U.S. Absence in Paris – Is There Shame to Go Around?

14 Jan 2015

paris marchCNN’s chief Washington correspondent Jake Tapper penned a blistering editorial chastising President Obama, Secretary of State Kerry, Attorney General Holder and other senior White House officials for their absence from last Sunday’s Unity rally in Paris.  The White House has admitted that their lack of attendance was a mistake and apologized repeatedly, which did nothing to assuage Jake Tapper’s disappointment at our lack of participation.

Per Mr. Tapper, LeMonde referred to the attacks at Charlie Hebdo as France’s 9/11. Excerpts from his editorial follow:

The rally Sunday for unity drew 1.5 million people in Paris and more than twice that nationwide; it was like nothing I’ve ever seen or covered. Our nation’s oldest ally stood firm. A young Muslim Frenchwoman held a sign saying “Je suis Juif.” [I am Jewish].

A man and his son came over to me holding a sign saying “I disapprove of what you say but I will defend to the death your right to say it,” beseeching me to share their message with the American people. And world leaders were standing together amidst a procession that included Francois Hollande of France, Angela Merkel of Germany, David Cameron of Great Britain, Mahmoud Abbas of the Palestinian Authority and Benjamin Netanyahu of Israel, along with the leaders of Mali, Jordan and Turkey.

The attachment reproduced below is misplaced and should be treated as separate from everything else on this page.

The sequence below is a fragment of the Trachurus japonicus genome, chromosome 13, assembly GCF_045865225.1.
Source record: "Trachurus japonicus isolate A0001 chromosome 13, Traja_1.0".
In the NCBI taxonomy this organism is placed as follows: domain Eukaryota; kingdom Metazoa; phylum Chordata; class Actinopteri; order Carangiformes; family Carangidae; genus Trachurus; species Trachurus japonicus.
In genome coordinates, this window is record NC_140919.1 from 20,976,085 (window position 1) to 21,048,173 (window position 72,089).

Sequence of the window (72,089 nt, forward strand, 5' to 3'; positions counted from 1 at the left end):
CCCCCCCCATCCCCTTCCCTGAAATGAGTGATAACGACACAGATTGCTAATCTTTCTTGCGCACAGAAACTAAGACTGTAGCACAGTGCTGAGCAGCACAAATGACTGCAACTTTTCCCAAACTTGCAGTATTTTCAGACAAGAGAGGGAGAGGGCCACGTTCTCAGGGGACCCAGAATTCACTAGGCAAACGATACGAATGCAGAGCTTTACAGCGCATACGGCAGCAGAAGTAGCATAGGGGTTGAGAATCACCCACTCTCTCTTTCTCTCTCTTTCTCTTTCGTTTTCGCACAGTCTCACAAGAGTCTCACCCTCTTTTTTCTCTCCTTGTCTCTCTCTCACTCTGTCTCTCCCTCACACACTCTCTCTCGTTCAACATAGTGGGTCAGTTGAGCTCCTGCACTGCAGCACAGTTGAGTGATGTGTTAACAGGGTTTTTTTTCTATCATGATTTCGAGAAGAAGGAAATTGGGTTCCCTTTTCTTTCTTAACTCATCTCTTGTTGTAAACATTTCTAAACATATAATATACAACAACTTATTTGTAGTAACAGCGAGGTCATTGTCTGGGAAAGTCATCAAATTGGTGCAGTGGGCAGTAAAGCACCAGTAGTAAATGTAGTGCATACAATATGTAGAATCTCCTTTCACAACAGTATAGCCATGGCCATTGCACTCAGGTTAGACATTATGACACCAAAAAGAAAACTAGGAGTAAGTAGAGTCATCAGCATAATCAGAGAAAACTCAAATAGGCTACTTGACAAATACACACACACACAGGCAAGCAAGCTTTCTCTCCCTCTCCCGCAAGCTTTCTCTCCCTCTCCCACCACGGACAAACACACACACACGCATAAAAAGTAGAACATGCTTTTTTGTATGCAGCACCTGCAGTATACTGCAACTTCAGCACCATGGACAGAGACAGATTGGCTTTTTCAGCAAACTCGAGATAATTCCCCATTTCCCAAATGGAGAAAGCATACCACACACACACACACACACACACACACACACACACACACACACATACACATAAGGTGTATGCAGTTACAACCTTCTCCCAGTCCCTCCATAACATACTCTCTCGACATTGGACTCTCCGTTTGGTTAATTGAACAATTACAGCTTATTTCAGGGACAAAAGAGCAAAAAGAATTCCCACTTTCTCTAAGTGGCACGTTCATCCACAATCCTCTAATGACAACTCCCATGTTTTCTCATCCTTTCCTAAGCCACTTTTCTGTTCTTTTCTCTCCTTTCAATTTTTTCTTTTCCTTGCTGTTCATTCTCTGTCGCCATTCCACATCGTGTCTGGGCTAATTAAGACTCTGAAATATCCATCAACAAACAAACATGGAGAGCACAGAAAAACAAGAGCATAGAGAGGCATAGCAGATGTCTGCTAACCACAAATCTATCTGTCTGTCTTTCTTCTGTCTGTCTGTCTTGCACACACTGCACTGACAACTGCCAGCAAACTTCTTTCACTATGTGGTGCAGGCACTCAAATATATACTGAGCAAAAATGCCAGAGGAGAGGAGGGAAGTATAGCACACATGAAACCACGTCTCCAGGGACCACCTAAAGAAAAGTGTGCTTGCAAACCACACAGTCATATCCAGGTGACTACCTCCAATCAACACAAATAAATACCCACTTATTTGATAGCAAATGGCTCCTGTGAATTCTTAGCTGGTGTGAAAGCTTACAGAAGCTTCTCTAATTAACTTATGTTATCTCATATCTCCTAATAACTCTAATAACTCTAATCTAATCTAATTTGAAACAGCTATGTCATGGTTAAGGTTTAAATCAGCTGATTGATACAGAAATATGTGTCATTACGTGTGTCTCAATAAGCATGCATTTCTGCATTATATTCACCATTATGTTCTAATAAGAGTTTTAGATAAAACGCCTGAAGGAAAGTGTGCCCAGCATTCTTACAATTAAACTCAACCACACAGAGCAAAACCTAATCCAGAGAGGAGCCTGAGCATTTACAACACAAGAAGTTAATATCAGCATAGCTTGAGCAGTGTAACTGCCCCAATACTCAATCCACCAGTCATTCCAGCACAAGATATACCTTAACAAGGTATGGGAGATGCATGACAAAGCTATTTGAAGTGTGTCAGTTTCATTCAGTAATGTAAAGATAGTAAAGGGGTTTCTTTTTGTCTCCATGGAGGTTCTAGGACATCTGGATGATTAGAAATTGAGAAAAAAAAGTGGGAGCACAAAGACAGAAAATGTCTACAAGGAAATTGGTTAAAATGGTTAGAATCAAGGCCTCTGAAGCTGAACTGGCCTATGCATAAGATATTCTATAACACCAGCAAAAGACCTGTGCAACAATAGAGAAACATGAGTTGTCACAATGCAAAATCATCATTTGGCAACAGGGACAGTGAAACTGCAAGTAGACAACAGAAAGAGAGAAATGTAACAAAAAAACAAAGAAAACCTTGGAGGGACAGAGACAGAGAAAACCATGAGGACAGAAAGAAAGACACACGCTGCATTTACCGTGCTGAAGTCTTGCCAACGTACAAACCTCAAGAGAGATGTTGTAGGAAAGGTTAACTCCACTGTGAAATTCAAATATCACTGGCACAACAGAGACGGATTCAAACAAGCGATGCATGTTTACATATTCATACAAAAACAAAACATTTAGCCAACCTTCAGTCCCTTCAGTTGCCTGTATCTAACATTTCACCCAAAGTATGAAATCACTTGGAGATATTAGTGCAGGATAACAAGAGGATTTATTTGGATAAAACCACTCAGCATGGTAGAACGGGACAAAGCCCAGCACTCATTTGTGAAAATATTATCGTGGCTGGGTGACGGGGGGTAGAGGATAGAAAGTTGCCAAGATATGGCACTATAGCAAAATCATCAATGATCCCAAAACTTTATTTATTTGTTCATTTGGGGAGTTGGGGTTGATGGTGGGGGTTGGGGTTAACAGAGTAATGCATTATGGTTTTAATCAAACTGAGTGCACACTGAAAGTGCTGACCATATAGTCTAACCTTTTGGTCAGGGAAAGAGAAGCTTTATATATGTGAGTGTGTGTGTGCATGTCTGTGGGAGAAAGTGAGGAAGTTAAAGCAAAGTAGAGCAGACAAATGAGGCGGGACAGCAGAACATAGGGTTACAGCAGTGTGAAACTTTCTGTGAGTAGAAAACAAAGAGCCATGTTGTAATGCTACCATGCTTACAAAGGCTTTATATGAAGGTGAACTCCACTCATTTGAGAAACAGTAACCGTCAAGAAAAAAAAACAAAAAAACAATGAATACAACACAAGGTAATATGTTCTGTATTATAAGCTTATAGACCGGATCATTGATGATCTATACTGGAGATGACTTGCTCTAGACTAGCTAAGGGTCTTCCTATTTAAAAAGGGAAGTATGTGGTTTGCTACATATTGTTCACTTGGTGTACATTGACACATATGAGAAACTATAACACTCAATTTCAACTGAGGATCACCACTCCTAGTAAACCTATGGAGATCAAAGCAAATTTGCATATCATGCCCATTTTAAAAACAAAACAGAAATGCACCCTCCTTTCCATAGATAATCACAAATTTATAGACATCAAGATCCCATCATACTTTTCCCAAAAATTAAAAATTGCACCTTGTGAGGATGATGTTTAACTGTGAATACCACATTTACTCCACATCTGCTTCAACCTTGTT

It is no small thing for the king of Jordan, a direct descendent of the Prophet Mohammed, to march in a rally prompted by the murders of people who mocked Islam as well as of innocent Jews — all of whom were killed by Islamic extremists. …

The United States, which considers itself to be the most important nation in the world, was not represented in this march — arguably one of the most important public demonstrations in Europe in the last generation — except by U.S. Ambassador Jane Hartley, who may have been a few rows back. I didn’t see her. Even Russia sent Foreign Minister Sergey Lavrov. …

I say this as an American — not as a journalist, not as a representative of CNN — but as an American: I was ashamed…

There was higher-level Obama administration representation on this season’s episodes of “The Good Wife” on CBS.

His reference to Senior Presidential Advisor Valerie Jarrett was scathing and spot on.

Per the Washington Post,

 [White House Press Secretary Josh] Earnest declined to say who inside the White House was responsible for selecting the senior U.S. representative at the rally, though he said it was “not a decision that was made by the president.”

Who the heck makes it then?

I echo Mr. Tapper’s frustration. While he fairly acknowledged security concerns in having the President in attendance, at the least, Secretary of State Kerry should have been present. There was no excuse for Attorney General Holder not to attend as he was in Paris at the time.

Yet there, Tapper and I part ways. He seemed also to be spreading the blame around, possibly to dilute critique of our President by saying that the Republican Party leadership or prospective Democratic and Republican 2016 presidential candidates should have been in attendance. This would have compounded disrespect upon shame. No matter how good anyone’s intentions, it would have been seen as grandstanding, upstaging or embarrassing the President of the United States.  The fact that optics supersede conscience in this case stinks, but that does not make it any less true.